George Perkins Marsh Institute

Peter W. Dillingham, Research Scientist

Dillingham The George Perkins Marsh Institute
Clark University
Worcester, MA 01610-1477
508.751.4622 phone
508.751.4600 fax

Current Research Interests

Peter develops statistical methods applied to ecological and environmental studies. His primary research focus is developing methods for setting take limits of data-deficient marine megafauna such as seabirds, sea turtles, marine mammals, and sharks. This work uses population modelling techniques and computational simulation to develop simple decision rules that can be easily applied to a variety of species. Other research interests include estimation of demographic parameters, modelling the calibration and response of environmental sensors, integrated modelling of multiple data sources, and multi-model inference.

Selected Publications

Dillingham, Peter W. 2010. Generation time and the maximum growth rate for populations with age-specific fecundities and unknown juvenile survival. Ecological Modelling 211: 895-899.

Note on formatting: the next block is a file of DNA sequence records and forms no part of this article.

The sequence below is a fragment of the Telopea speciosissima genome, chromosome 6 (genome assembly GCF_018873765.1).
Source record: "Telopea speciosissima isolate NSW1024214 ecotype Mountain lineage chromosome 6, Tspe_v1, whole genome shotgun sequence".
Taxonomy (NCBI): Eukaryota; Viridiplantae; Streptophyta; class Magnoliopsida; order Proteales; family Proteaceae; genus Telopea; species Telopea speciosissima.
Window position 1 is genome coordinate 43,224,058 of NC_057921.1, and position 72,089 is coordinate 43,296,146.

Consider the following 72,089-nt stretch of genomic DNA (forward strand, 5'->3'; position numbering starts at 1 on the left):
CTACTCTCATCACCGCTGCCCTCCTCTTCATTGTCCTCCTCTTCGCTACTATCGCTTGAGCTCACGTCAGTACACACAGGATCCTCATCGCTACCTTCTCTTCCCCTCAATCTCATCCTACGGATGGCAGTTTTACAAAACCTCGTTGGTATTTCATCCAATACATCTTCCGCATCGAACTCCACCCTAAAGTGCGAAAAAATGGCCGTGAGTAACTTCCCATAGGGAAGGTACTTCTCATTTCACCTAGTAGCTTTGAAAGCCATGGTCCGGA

Dillingham, Peter W., and David Fletcher. 2008. Estimating the ability of birds to sustain additional human-caused mortalities using a simple decision rule and allometric relationships. Biological Conservation 141: 1783-1792.

Conroy, Michael J., Richard J. Barker, Peter W. Dillingham, David Fletcher, Andrew M. Gormley, and Ian Westbrooke. 2008. Application of decision theory to conservation management: recovery of Hector's dolphins. Wildlife Research 35: 93-102.

Skalski, John R., Joshua J. Millspaugh, Peter Dillingham, and Rebecca A. Buchanan. 2007. Calculating the variance of the finite rate of population change from a matrix model in Mathematica. Environmental Modelling & Software 22: 359-364.

Townsend, Richard, John R. Skalski, Peter Dillingham, and Tracey W. Steig. 2006. Correcting bias in survival estimation resulting from tag failure in acoustic and radiotelemetry studies. Journal of Agricultural, Biological, and Environmental Statistics 11: 183-196.

Dillingham, Peter W., John R. Skalski, and Kristen E. Ryding. 2006. Fine geographic scale interactions between Steller sea lion abundance and trends of local fisheries. Canadian Journal of Fisheries and Aquatic Sciences 63: 107-119.